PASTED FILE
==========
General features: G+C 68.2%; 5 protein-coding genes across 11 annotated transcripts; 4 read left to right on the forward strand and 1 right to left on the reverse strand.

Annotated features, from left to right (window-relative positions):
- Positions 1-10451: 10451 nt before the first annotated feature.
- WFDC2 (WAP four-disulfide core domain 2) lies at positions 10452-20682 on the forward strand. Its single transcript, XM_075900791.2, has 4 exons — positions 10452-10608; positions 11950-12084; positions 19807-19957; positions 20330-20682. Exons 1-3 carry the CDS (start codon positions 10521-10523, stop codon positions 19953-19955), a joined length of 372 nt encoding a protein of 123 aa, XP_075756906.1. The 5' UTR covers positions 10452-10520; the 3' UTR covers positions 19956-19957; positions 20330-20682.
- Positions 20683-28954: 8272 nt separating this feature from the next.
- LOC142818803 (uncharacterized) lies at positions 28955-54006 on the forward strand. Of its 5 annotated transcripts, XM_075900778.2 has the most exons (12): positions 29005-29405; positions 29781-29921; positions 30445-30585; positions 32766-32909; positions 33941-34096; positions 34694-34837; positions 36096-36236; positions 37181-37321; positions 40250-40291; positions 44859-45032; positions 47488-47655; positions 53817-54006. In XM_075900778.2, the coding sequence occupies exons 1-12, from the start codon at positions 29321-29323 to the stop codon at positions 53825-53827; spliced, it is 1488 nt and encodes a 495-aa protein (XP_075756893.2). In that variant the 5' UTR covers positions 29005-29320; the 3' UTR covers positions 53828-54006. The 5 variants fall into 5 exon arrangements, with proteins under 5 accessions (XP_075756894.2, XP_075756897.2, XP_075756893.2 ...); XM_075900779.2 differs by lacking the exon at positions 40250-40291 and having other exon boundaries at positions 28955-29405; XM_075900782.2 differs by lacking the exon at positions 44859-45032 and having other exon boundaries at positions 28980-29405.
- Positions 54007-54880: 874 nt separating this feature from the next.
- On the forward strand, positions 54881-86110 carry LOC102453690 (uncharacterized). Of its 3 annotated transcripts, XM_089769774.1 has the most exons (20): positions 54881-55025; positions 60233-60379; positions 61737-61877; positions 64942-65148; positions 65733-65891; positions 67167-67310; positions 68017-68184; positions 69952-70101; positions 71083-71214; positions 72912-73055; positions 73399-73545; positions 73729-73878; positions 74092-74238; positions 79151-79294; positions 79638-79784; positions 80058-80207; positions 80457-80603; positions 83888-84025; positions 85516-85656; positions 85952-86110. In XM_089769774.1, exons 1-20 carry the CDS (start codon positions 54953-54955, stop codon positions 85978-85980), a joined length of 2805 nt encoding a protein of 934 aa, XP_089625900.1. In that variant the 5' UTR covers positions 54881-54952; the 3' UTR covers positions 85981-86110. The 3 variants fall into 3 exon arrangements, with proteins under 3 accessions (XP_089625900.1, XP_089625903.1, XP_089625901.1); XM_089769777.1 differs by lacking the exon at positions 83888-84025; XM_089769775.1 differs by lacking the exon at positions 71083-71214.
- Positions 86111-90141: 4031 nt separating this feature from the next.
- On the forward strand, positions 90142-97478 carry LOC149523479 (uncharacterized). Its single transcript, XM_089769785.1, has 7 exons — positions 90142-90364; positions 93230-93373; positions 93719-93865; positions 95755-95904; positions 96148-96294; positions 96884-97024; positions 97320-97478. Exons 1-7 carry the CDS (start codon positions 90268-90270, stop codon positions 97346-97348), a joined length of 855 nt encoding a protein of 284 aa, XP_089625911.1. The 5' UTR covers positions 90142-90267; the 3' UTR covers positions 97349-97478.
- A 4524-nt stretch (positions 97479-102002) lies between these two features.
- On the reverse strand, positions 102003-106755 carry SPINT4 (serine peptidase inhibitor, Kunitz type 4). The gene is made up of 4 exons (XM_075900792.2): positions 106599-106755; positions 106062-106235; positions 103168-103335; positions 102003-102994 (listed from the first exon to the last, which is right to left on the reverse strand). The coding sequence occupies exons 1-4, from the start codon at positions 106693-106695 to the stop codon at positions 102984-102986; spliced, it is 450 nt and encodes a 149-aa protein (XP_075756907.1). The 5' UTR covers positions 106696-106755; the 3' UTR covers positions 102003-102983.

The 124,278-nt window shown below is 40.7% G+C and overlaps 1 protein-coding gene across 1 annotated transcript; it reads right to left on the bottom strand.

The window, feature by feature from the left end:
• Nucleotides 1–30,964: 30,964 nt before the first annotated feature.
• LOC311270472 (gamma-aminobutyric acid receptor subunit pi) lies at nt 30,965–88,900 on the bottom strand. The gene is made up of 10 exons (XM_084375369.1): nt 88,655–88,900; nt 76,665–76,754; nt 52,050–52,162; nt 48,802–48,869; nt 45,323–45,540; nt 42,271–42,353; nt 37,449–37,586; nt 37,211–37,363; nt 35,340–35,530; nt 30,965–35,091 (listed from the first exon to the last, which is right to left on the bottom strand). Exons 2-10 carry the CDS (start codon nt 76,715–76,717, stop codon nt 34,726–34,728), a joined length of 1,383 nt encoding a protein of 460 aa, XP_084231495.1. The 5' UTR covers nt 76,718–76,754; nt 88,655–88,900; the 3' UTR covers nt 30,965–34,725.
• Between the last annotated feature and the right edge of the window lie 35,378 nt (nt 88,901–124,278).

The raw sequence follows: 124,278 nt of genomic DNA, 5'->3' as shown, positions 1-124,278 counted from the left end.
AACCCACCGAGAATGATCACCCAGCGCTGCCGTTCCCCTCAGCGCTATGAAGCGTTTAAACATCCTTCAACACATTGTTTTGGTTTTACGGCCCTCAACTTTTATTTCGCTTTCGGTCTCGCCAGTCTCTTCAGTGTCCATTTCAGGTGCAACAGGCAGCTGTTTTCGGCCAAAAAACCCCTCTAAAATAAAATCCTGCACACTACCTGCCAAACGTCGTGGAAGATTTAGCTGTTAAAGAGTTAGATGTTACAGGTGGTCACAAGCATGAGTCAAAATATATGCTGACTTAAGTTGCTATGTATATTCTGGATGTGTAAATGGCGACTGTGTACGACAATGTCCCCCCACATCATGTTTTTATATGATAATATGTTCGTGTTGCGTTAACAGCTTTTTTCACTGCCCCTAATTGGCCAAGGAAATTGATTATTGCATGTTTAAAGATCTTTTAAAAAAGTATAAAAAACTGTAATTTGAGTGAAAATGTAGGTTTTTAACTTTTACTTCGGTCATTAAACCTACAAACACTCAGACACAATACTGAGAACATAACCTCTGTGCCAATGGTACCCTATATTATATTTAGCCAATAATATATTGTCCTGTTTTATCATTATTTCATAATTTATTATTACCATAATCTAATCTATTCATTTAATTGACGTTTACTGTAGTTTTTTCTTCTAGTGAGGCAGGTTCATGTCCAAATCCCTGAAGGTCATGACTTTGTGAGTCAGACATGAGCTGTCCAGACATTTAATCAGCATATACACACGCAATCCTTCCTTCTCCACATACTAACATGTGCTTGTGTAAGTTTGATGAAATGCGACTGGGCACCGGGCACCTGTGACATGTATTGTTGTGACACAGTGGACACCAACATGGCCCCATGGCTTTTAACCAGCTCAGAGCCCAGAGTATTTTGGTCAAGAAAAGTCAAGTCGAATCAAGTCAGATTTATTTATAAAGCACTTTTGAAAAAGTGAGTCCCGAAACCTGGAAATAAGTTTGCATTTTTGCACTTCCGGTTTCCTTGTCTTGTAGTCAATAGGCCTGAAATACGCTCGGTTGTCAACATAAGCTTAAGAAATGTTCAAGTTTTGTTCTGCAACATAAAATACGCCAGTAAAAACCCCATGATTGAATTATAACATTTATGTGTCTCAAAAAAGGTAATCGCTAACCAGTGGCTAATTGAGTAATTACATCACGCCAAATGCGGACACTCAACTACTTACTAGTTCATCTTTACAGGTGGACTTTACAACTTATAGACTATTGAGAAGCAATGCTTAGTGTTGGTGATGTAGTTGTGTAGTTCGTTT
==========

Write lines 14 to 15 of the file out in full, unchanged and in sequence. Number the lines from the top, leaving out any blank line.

The window, feature by feature from the left end:
• Nucleotides 1–30,964: 30,964 nt before the first annotated feature.